Part of the CERES Fair Food newlsetter series, words by Chris Ennis.
In his recent ABC Gardening Australia profile architect Paul Haar goes to a building site – he wants to talk about pine – the timber we use to build stud walls in our houses.
Paul holds up a four-by-two end-on to the camera.
Pointing out the very fine growth rings, Paul estimates this piece of wood comes from a 200-300 year old Baltic pine.
He then shows a second four-by-two, three broad growth rings indicate it’s from a 30 year old Australian Radiata pine.
To most builders there’s no difference between Baltic and Radiata pine; pine is pine is pine, they cost the same, they build stud walls and roof trusses the same.
Baltic pine sounds so wholesome; it makes me think of saunas, mid-century Danish furniture, singing along to Norwegian Wood in my bedroom when I was fourteen.
The truth is not so wholesome – the 200-300 year old Baltic pines we’re building our houses with are being cut from a fast disappearing boreal forest in Eastern Russia.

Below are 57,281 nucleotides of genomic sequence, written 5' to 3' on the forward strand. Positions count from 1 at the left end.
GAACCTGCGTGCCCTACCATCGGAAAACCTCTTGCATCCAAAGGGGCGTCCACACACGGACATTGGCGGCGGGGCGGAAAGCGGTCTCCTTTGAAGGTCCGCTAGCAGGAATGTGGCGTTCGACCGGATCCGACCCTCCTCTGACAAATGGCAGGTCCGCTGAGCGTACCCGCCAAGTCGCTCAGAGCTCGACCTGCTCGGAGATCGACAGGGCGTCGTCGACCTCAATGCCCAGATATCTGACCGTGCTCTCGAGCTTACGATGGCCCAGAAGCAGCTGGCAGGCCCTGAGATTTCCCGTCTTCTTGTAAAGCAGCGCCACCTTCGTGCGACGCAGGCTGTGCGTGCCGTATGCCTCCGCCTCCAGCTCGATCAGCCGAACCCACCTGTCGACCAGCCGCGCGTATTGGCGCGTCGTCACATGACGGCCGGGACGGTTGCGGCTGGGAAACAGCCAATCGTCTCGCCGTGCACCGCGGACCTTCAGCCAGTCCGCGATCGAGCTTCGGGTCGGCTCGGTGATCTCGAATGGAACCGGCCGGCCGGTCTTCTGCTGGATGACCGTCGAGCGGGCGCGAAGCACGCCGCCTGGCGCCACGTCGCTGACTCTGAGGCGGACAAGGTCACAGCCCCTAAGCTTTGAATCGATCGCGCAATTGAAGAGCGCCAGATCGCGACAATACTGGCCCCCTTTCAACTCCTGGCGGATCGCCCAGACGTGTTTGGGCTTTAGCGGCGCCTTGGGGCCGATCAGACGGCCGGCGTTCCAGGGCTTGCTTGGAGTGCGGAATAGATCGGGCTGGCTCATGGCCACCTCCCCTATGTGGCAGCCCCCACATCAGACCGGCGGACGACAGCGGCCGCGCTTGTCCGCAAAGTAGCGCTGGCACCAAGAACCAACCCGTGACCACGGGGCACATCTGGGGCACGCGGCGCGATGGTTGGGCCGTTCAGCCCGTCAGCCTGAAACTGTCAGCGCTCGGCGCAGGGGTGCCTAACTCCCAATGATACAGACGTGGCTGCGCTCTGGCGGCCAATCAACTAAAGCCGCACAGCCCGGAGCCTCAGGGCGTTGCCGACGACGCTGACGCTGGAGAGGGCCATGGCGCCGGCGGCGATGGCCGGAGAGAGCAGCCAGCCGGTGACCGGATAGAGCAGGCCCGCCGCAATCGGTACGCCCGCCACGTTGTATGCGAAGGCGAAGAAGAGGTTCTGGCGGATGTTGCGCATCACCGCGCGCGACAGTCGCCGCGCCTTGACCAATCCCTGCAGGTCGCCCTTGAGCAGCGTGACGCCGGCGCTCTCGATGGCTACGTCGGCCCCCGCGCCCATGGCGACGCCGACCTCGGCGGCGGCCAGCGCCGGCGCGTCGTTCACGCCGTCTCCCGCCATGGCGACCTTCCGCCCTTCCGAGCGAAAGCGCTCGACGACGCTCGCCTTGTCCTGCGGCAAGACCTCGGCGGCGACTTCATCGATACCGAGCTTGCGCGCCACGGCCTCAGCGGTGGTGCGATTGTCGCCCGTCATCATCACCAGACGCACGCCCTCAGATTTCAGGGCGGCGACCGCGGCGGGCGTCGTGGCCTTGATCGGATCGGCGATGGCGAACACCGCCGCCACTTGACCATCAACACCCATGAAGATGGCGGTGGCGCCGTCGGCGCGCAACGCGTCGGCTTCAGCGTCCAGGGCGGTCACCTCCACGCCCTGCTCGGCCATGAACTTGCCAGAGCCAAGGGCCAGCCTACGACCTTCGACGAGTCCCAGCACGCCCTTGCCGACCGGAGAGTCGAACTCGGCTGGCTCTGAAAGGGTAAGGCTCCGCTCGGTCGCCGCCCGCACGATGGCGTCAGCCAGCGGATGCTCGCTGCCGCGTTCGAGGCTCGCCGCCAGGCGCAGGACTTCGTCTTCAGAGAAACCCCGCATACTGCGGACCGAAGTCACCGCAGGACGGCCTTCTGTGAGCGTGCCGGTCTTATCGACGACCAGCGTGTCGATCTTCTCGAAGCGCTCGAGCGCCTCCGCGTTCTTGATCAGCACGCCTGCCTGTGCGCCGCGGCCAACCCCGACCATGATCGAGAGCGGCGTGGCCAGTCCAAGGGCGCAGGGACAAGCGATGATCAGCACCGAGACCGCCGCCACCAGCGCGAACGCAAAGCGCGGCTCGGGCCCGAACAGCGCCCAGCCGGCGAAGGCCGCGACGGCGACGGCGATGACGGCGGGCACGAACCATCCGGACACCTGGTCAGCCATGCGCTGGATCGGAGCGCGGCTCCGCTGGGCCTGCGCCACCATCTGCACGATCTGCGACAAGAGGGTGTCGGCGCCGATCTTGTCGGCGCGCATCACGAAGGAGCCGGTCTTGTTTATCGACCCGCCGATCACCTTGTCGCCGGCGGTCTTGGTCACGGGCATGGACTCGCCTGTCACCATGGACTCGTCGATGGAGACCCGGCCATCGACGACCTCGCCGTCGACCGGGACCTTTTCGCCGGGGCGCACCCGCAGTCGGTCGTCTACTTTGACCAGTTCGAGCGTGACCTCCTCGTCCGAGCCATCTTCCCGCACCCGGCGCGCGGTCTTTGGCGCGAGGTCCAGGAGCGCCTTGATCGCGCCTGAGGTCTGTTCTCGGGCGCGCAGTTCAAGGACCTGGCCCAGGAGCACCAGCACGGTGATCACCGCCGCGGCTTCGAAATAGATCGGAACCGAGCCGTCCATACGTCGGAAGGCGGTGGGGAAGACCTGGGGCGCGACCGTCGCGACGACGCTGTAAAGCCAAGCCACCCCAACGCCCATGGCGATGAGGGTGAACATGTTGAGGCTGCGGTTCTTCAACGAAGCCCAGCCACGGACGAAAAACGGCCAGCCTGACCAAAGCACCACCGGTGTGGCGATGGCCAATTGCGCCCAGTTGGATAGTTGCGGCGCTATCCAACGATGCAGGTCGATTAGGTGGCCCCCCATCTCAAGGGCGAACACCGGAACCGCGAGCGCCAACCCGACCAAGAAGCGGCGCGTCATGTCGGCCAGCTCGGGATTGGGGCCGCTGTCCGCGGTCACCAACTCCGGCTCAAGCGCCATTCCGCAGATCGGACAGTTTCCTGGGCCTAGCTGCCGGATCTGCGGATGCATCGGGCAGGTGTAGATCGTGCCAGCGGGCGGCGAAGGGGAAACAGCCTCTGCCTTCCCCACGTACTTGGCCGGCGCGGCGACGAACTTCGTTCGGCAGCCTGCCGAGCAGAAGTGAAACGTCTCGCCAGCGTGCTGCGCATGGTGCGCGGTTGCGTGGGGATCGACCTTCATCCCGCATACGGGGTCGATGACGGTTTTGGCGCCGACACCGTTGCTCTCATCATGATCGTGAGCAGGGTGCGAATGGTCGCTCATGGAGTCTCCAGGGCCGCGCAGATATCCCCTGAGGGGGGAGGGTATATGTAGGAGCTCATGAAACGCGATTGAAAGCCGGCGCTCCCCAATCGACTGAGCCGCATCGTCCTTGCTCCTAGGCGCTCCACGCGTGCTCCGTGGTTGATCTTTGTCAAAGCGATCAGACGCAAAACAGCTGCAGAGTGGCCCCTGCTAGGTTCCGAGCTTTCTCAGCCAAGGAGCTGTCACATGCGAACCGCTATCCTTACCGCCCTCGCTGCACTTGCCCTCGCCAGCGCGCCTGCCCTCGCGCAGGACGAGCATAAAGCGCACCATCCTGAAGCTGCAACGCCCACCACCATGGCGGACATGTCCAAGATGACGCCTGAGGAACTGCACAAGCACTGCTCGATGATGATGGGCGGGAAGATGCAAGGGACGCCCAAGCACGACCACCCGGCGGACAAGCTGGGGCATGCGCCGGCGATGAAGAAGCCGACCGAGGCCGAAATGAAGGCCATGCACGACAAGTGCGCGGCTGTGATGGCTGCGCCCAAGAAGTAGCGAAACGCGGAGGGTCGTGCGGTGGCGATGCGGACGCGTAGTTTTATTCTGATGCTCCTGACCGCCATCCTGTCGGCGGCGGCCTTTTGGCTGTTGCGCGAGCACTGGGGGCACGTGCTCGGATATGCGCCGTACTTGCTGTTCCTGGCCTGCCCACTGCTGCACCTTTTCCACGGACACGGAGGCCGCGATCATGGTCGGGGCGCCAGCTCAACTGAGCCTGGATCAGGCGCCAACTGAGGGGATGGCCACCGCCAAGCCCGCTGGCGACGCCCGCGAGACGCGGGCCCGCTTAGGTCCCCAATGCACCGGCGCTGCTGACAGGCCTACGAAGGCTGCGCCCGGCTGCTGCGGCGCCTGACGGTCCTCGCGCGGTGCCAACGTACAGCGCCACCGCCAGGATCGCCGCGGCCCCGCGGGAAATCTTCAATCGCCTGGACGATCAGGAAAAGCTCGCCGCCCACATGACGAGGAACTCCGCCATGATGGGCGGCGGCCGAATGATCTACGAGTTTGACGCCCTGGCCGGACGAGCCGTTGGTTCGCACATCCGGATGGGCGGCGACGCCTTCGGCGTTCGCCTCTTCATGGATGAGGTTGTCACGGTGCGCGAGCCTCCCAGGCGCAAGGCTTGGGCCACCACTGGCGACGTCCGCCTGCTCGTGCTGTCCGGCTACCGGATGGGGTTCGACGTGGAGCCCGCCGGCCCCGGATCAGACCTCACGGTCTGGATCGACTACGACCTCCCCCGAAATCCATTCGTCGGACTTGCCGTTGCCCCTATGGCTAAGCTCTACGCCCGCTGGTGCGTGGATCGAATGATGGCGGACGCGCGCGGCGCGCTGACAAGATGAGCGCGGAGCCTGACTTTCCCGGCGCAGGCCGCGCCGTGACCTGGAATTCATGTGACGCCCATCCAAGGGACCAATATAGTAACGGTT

This Amazon-sized eco-system, home to Siberian tigers, is a massive carbon sink and won’t ever be replanted – once it’s gone, it’s gone.
The Radiata pine meanwhile comes from a local plantation which will be regrown after each harvest.
Learning about these two types of pine is like discovering the difference between battery hens and proper free range chickens.
My reaction is, Why don’t we know this? Why don’t they tell us this at hardware stores?
Like Baltic pine there are lots of other native timbers we use every day but don’t talk about – Merbau from South East Asian rain forests, Cumaru from South American jungles, even our own old growth Mountain Ash.
This timber cone-of-silence was what drove Paul Haar to help establish Fair Wood at CERES.
He envisioned Fair Wood talking about where our timber was coming from and then be a place that you could go and buy an ethical alternative – just like a regular hardware.
These days Fair Wood has its own warehouse, just like a regular hardware and its managers, Hayden and Pete, have been very resourceful at finding “good wood” alternatives.